Nqobile Tshili Bulawayo Bureau
THE Second Republic has been commended for tackling the emotive Gukurahundi issue head-on while creating a new political culture of tolerance following years of citizens suffering in silence with bottled emotions.
Before President Mnangagwa came to power in 2017, it was taboo to openly discuss the Gukurahundi issue.
Following Operation Restore Legacy that gave birth to the Second Republic in November 2017, President Mnangagwa’s administration is ensuring that the country comes to terms with some of its darkest moments.
In his inaugural speech exactly four years ago, President Mnangagwa said the country should not be held by the past, but confront it head-on.
“While we cannot change the past, there is a lot we can do in the present and future to give our nation a different, positive direction,” he said. “
As we do so, we should never remain hostages to our past.
“I thus humbly appeal to all of us that we let bygones be bygones, readily embracing each other in defining a new destiny. The task at hand is that of rebuilding our great country. It principally lies with none, but ourselves.”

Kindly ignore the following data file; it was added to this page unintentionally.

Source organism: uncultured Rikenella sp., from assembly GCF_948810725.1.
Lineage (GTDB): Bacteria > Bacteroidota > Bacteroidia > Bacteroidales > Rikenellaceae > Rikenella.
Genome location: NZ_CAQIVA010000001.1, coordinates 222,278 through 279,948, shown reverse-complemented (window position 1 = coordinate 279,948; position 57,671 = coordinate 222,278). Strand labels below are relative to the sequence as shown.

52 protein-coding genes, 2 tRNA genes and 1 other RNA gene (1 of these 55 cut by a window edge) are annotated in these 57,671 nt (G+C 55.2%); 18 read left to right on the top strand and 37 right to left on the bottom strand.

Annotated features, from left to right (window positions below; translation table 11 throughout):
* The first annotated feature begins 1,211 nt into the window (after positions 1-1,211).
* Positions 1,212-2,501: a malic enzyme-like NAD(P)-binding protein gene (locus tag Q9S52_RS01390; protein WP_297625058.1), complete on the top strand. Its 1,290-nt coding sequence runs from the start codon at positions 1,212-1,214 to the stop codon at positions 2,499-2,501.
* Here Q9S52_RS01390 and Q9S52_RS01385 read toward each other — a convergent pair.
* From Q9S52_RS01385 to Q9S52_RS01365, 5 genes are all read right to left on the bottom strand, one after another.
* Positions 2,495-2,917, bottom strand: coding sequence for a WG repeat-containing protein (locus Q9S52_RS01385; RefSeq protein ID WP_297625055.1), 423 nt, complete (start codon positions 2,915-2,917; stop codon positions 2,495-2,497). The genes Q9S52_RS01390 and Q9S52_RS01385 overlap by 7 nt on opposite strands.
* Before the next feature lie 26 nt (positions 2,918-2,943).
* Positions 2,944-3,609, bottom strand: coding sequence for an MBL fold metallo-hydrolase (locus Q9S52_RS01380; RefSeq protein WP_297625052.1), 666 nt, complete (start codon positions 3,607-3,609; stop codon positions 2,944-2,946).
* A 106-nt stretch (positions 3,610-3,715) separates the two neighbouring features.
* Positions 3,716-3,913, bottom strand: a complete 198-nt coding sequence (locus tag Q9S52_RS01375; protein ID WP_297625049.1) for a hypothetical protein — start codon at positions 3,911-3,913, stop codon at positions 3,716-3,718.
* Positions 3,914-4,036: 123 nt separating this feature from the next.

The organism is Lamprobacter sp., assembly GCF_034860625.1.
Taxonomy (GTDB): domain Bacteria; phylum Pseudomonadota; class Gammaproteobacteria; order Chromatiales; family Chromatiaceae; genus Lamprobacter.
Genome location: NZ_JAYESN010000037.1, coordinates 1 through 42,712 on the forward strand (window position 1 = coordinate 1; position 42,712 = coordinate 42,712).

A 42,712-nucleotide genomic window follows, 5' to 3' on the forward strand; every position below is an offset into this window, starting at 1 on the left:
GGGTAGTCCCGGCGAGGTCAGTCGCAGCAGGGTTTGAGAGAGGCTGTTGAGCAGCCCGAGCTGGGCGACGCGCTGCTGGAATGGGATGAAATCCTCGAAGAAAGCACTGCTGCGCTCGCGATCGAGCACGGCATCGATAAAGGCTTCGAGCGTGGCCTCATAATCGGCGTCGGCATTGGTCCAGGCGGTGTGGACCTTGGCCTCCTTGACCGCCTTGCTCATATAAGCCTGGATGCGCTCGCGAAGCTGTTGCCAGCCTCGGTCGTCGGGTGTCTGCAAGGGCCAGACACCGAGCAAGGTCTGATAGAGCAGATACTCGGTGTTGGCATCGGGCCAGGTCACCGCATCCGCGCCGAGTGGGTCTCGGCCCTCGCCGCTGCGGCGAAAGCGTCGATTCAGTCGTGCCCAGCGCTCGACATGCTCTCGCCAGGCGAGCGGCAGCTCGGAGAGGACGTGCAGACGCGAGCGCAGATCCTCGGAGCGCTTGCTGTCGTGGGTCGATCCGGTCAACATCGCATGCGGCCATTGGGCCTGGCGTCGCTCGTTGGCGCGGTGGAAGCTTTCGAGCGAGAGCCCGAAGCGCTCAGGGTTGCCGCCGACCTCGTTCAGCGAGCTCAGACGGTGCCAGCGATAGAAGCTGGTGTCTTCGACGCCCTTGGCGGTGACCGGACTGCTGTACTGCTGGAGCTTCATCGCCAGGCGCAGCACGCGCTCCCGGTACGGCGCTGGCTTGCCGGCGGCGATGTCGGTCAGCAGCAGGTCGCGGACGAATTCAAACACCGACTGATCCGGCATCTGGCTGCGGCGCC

President Mnangagwa also promised to deal with the polarised political environment.
Commentators yesterday said President Mnangagwa’s administration is walking the talk in promoting reconciliation and change the political culture, previously marked by polarisation.
National Council of Chiefs Matabeleland South provincial chairman Chief Masendu said since the coming in of the Second Republic, communities have been more open in discussing the country’s dark past.
“There are notable differences, especially looking at the Gukurahundi issue,” he said. “Citizens are now openly discussing Gukurahundi, which is very important.
“The President has encouraged citizens to speak out on the issue since he encouraged them to speak out on the matter. It’s important that people speak on what they saw, what they experienced and say how they want the issue to be addressed as it is now open for discussion.